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Multiracial Identity in Essays by Julia Alvarez and Danzy Senna

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Multiracial Identity in Essays by Julia Alvarez and Danzy Senna

The essays of Julia Alvarez and Danzy Senna address issues of multiracial identity important in their younger years as they grew up daughters of a multiethnic and multiracial background. Despite the slight generational differences, the same issues are as important today as they were twenty or thirty years ago. The concept of one being multiracial is a relatively new concept. In the past, a person with a mixed racial background could not reasonably claim a mixed heritage openly, one had to identify with one or the either. Those that could not do that usually found themselves isolated from either background. This is made apparent in American literature through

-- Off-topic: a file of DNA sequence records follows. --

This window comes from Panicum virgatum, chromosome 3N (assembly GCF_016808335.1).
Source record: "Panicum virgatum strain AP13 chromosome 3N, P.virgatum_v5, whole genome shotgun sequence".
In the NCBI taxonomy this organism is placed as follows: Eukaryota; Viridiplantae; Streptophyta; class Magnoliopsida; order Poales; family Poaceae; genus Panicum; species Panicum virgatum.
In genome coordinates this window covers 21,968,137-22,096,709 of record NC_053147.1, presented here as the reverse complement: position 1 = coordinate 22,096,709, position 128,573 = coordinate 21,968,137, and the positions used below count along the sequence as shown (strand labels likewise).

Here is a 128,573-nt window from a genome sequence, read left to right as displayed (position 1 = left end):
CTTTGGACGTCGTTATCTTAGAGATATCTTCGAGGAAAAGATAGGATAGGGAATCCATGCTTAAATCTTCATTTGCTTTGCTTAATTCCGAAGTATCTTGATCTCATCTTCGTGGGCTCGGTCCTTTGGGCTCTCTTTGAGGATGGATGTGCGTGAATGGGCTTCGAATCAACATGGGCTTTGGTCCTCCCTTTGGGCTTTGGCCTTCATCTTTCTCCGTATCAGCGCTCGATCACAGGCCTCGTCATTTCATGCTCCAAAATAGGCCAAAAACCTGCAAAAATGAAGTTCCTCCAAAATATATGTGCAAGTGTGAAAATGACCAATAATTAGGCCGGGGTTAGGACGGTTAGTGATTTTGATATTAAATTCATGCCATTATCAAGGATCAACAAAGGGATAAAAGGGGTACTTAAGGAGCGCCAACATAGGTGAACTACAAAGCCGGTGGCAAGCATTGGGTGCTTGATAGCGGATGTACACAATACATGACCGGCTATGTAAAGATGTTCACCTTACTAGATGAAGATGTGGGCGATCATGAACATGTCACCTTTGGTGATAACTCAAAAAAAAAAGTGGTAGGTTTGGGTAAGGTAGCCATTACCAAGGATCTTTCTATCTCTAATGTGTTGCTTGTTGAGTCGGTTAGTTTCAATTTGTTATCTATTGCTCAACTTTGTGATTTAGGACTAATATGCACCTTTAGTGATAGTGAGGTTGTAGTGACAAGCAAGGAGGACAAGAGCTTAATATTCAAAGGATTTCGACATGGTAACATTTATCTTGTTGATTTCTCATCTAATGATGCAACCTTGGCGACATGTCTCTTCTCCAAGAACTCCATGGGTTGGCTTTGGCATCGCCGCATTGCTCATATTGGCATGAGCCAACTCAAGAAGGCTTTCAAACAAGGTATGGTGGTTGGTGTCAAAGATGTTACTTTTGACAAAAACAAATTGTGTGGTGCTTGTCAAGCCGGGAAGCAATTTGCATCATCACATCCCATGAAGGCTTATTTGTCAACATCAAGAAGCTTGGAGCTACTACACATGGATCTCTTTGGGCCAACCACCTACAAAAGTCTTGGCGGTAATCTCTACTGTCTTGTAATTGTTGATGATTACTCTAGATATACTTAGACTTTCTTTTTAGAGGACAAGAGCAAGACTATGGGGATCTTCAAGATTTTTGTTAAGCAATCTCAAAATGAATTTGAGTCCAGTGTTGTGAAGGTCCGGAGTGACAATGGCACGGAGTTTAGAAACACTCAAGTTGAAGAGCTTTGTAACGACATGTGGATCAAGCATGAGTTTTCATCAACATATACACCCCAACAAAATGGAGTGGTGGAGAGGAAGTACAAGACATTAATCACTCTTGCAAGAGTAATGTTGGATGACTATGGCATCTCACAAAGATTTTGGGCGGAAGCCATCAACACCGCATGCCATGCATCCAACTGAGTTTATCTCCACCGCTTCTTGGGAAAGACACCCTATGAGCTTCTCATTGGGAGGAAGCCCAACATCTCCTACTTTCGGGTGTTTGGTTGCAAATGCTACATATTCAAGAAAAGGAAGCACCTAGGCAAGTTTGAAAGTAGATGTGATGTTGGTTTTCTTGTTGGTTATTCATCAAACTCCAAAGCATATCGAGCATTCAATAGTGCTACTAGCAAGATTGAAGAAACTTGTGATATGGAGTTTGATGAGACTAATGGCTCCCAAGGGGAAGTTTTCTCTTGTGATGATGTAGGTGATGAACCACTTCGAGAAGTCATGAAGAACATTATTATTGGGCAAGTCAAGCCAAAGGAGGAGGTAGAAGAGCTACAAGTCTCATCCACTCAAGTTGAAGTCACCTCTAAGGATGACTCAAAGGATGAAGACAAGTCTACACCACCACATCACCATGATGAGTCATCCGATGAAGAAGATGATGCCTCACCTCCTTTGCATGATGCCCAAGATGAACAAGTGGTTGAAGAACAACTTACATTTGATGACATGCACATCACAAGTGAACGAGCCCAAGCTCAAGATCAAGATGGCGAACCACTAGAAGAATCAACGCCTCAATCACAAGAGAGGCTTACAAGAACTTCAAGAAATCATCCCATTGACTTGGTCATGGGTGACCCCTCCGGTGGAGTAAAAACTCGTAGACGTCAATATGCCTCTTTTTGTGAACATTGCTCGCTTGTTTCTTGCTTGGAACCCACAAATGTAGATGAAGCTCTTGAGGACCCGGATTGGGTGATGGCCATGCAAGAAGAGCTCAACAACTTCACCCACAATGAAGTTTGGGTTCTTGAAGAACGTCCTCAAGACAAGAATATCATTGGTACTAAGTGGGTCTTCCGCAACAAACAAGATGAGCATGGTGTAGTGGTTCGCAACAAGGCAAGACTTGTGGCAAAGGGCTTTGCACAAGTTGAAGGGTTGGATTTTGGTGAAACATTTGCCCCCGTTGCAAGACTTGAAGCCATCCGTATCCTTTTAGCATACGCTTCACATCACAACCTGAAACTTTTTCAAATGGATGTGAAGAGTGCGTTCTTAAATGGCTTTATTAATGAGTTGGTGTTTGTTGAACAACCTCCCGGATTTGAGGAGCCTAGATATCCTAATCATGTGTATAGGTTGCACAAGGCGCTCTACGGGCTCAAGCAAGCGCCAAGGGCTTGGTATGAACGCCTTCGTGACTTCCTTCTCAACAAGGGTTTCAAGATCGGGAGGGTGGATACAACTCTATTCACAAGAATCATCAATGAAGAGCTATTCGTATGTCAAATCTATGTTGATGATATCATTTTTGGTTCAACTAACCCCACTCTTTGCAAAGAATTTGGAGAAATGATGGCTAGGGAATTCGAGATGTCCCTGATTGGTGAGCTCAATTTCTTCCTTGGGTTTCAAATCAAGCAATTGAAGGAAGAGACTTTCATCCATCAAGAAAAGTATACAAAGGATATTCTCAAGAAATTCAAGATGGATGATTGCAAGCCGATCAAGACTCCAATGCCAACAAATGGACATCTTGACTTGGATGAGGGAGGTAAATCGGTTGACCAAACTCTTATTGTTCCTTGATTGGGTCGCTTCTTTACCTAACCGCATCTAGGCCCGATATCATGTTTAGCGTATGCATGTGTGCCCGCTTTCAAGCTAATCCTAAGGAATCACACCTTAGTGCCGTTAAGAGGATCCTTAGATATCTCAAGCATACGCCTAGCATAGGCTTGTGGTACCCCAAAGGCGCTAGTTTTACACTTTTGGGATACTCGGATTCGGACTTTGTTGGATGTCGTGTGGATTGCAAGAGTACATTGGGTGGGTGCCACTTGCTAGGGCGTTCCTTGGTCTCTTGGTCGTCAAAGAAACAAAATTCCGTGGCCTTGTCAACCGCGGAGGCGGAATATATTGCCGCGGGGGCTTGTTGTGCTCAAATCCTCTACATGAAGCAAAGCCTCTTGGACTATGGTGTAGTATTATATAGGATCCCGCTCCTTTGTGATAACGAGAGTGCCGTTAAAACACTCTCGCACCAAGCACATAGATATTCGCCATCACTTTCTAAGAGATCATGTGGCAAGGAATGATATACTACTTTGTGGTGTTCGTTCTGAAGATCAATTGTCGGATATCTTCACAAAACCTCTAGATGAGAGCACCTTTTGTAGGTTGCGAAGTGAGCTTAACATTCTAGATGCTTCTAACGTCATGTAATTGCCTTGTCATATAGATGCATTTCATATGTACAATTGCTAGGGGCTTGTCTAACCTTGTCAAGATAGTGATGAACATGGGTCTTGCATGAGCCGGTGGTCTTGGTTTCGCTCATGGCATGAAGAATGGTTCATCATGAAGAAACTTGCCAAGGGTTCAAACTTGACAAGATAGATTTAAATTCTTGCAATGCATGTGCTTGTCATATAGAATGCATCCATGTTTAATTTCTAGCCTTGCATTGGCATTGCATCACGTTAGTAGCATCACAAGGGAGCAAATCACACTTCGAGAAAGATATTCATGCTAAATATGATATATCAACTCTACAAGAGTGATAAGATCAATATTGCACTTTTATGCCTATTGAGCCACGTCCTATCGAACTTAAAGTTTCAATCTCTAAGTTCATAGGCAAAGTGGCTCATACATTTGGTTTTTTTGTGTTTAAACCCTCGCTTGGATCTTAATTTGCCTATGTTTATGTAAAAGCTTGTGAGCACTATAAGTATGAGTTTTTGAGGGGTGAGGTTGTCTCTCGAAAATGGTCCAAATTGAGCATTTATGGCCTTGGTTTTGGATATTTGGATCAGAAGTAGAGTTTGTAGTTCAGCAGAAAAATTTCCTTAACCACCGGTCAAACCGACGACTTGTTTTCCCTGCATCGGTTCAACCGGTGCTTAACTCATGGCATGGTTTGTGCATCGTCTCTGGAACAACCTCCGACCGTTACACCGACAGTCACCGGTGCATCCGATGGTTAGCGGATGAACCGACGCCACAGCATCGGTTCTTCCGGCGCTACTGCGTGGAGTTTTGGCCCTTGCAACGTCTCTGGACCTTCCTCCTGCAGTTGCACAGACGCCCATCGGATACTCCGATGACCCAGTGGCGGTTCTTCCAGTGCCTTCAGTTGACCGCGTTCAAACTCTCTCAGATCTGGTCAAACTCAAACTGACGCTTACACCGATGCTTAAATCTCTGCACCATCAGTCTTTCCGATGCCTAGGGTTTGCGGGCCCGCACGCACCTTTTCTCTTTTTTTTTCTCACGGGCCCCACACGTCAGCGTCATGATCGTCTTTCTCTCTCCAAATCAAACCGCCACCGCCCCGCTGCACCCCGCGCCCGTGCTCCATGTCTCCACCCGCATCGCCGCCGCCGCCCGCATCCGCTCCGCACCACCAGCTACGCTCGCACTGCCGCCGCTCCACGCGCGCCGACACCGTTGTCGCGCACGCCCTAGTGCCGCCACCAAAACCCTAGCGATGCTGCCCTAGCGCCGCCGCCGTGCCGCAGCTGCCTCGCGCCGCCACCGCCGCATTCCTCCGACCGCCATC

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Yet, this new embracement of multicultural is due more to commercial manipulation rather than an increasing acceptance of the evolving racial equation. One example is the popularity of Latin music. In the last past two years, the popularity of Latin music has exploded and along with it, the careers of people like Ricky Martin, Christina Aguilera, and Enrique Inglesias. Some of these people claim a mixed racial heritage and accordingly, it seems apparent that a more tolerant and even accepting time in history has come for those of a mixed heritage. Indeed, many entertainers now come to fame based in part on having a mixed racial heritage. However, Latin music has been around for many years and its emergence in the mainstream is unlikely to be due to a more liberal attitude towards multicultural, multiethnic themes. The recent, newly found popularity demonstrates more of a realization that companies can exploit multiracialism for a profit. Commercialism exploits and co-opts the theme of multiculturalism in the name of profit. It glamorizes people who reveal their multicultural or multiracial background and makes them look exotic. However, it is imperative to understand, that these motives are not high-minded. It is simply for profit and record sales, that corporations have encouraged outlets for multicultural and multiracial diversity. Senna notes in her
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